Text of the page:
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Transact-SQL Improvements with SQL Server 2008, Part 2

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  1. Working with Multiple Groupings of Data in a Single Command
  2. Passing Multiple Data Rows to a Stored Procedure with Table-Valued Parameters
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Database administration expert Baya Dewald discusses improvements to Transact-SQL language in SQL Server 2008. He concludes this two-part series by discussing functions for grouping and table-valued parameters for passing multiple data rows to a stored procedure.
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In this article, we'll continue our brief look at new and changed Transact-SQL functionality in SQL Server 2008. In part 1 of this series, we considered initializing and incrementing variables, merging multiple data sets into one, separating date and time values with new data types, and some new functions for dealing with date and time. Now we'll take a look at functions for grouping, as well as how to use table-valued parameters to pass multiple data rows to a stored procedure.

Working with Multiple Groupings of Data in a Single Command

The SELECT statement's GROUP BY clause has been extended to allow for a new GROUPING SETS option, which enables you to have multiple groupings of data in a single command. For example, a quick look at the Person.Address table in the AdventureWorks sample database reveals that persons reside in different cities within multiple states. The following query shows the number of persons in each combination of city and state/province:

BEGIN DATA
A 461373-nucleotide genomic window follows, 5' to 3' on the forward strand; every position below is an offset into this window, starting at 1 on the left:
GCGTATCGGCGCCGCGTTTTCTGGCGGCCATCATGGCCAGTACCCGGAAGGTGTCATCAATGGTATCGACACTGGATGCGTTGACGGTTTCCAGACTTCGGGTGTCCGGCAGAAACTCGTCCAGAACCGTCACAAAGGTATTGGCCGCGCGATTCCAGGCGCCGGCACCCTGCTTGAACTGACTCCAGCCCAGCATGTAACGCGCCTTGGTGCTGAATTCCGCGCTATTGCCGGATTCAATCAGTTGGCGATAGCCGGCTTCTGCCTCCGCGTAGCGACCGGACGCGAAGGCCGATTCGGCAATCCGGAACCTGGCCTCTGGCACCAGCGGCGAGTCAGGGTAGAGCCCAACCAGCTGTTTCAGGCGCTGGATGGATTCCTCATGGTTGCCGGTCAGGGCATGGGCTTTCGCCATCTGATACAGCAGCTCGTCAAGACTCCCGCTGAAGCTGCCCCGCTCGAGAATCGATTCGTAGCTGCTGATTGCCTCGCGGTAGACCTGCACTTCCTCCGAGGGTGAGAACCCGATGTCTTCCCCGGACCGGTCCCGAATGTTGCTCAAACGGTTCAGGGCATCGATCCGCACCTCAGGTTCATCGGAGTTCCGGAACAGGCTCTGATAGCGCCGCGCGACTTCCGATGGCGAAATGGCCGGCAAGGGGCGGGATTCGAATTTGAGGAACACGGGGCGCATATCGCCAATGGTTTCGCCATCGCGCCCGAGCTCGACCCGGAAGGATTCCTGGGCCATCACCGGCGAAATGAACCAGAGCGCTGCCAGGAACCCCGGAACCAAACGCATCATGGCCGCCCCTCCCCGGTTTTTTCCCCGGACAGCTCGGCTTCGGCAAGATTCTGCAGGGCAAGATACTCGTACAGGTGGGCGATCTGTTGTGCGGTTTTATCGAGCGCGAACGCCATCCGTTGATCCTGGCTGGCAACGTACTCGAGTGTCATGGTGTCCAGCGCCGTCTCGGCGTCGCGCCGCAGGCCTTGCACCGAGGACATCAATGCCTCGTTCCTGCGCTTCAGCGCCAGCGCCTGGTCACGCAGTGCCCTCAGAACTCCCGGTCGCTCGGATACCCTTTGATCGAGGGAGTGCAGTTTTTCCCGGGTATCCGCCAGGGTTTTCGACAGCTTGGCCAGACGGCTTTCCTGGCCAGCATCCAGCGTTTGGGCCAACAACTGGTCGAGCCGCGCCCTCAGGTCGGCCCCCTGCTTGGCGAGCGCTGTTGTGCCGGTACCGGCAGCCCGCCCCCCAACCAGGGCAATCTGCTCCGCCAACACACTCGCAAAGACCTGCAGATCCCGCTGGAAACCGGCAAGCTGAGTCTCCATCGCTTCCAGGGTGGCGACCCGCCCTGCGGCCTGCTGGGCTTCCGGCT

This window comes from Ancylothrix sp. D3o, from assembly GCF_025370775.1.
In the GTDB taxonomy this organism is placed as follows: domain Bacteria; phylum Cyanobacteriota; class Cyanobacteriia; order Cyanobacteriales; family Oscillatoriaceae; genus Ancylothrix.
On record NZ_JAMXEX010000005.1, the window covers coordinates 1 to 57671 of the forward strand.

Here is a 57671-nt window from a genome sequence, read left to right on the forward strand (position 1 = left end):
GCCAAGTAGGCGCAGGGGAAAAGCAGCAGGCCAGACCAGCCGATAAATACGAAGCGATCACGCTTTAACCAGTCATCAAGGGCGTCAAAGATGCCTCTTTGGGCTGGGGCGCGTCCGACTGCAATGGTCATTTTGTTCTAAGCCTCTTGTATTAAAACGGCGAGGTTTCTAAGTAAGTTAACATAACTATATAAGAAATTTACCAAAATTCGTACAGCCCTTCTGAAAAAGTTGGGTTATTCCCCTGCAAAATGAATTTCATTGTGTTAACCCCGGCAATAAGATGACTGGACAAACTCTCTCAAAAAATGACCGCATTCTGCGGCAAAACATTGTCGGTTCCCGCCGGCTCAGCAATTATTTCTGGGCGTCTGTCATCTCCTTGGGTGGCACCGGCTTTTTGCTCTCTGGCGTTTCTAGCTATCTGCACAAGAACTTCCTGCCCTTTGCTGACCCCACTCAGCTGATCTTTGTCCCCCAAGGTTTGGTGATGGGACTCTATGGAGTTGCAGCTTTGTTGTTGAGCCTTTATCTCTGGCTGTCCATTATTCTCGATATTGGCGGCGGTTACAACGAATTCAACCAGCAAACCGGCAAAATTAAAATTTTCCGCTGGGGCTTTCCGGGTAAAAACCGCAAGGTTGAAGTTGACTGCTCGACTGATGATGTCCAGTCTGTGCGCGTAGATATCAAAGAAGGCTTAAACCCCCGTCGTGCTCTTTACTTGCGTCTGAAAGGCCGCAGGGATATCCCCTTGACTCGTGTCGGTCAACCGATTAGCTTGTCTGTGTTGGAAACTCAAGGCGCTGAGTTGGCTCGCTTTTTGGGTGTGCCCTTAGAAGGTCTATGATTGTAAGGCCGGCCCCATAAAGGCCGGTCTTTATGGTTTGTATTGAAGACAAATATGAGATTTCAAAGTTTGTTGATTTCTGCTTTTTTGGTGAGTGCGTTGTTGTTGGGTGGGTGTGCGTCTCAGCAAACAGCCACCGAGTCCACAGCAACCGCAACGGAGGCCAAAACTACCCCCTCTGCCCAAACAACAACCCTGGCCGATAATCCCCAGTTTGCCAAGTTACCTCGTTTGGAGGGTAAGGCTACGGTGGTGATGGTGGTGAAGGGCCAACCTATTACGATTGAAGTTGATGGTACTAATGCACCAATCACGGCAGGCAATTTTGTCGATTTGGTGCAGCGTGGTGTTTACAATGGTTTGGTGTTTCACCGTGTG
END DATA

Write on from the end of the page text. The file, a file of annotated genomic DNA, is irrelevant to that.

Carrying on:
SELECT b.Name AS StateProvince, a.City, COUNT(*) AS NumberOfAddresses
FROM Person.Address a
INNER JOIN Person.StateProvince b
ON a.StateProvinceID = b.StateProvinceID
GROUP BY b.Name, a.City
ORDER BY 3 DESC

The following table shows partial results of this query:

StateProvince

City

NumberOfAddresses

England

London

434

Seine (Paris)

Paris

398

Washington

Burien

215

California

Concord

214

Washington

Bellingham

213

Oregon

Beaverton

213

California

Chula Vista

207

However, this result doesn't produce subtotals by each city and each province. I can easily modify this query to include subtotals for each city name, province name, and a combination of city and state, simply by adding the GROUPING SETS clause:

SELECT b.Name AS StateProvince, a.City, COUNT(*) AS NumberOfAddresses
FROM Person.Address a
INNER JOIN Person.StateProvince b
ON a.StateProvinceID = b.StateProvinceID
GROUP BY GROUPING SETS (b.Name, a.City, (a.City, b.Name))
ORDER BY 3 DESC

Partial results:

StateProvince

City

NumberOfAddresses

California

NULL

4564

Washington

NULL

2636

England

NULL

1954

New South Wales

NULL

1588

British Columbia

NULL

1579

Oregon

NULL

1105

NULL

London

434

England

London

434

NULL

Paris

398

Seine (Paris)

Paris

398

To be fair, previous versions of SQL Server also allowed constructing a similar output, but doing so would require considerably more typing. The following query would return results identical to the one above:

SELECT b.Name AS StateProvince, NULL AS City, COUNT(*) AS NumberOfAddresses
 FROM Person.Address a
INNER JOIN Person.StateProvince b
ON a.StateProvinceID = b.StateProvinceID
GROUP BY b.Name
UNION ALL
SELECT NULL AS StateProvince, City, COUNT(*) AS NumberOfAddresses
 FROM Person.Address a
INNER JOIN Person.StateProvince b
ON a.StateProvinceID = b.StateProvinceID
GROUP BY City
UNION ALL
SELECT b.Name AS StateProvince, City, COUNT(*) AS NumberOfAddresses
 FROM Person.Address a
INNER JOIN Person.StateProvince b
ON a.StateProvinceID = b.StateProvinceID
GROUP BY b.Name, City
ORDER BY 3 DESC

In addition to saving the effort of typing a much longer statement, the GROUPING SETS clause provides considerably better performance than the equivalent statement using a UNION ALL construct. As the statistics report below shows, the SELECT command using the GROUPING SETS clause scans the Address table twice, whereas the statement using UNION ALL scans the same table three times: